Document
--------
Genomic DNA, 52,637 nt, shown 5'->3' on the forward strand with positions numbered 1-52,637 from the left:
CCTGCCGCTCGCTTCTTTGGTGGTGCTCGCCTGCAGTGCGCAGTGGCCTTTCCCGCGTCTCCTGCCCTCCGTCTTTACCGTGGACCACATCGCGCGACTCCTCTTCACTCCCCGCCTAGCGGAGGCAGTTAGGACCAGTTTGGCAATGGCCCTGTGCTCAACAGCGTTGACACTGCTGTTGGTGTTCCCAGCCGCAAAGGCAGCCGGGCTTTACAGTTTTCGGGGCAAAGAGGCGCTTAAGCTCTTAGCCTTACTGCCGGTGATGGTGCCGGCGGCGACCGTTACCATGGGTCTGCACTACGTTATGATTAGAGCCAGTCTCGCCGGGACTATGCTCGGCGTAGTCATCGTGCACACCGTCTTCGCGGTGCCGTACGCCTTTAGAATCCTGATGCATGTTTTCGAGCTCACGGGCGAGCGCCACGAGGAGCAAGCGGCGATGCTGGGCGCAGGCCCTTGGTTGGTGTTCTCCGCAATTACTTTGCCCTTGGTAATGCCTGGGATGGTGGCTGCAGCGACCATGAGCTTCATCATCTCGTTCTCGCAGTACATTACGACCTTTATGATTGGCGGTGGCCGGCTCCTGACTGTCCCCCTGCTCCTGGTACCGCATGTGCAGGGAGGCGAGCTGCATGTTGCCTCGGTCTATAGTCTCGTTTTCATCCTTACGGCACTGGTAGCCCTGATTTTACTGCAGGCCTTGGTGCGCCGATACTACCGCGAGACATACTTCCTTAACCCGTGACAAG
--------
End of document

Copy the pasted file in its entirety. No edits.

Genomic DNA, 52,637 nt, shown 5'->3' on the forward strand with positions numbered 1-52,637 from the left:
CCTGCCGCTCGCTTCTTTGGTGGTGCTCGCCTGCAGTGCGCAGTGGCCTTTCCCGCGTCTCCTGCCCTCCGTCTTTACCGTGGACCACATCGCGCGACTCCTCTTCACTCCCCGCCTAGCGGAGGCAGTTAGGACCAGTTTGGCAATGGCCCTGTGCTCAACAGCGTTGACACTGCTGTTGGTGTTCCCAGCCGCAAAGGCAGCCGGGCTTTACAGTTTTCGGGGCAAAGAGGCGCTTAAGCTCTTAGCCTTACTGCCGGTGATGGTGCCGGCGGCGACCGTTACCATGGGTCTGCACTACGTTATGATTAGAGCCAGTCTCGCCGGGACTATGCTCGGCGTAGTCATCGTGCACACCGTCTTCGCGGTGCCGTACGCCTTTAGAATCCTGATGCATGTTTTCGAGCTCACGGGCGAGCGCCACGAGGAGCAAGCGGCGATGCTGGGCGCAGGCCCTTGGTTGGTGTTCTCCGCAATTACTTTGCCCTTGGTAATGCCTGGGATGGTGGCTGCAGCGACCATGAGCTTCATCATCTCGTTCTCGCAGTACATTACGACCTTTATGATTGGCGGTGGCCGGCTCCTGACTGTCCCCCTGCTCCTGGTACCGCATGTGCAGGGAGGCGAGCTGCATGTTGCCTCGGTCTATAGTCTCGTTTTCATCCTTACGGCACTGGTAGCCCTGATTTTACTGCAGGCCTTGGTGCGCCGATACTACCGCGAGACATACTTCCTTAACCCGTGACAAG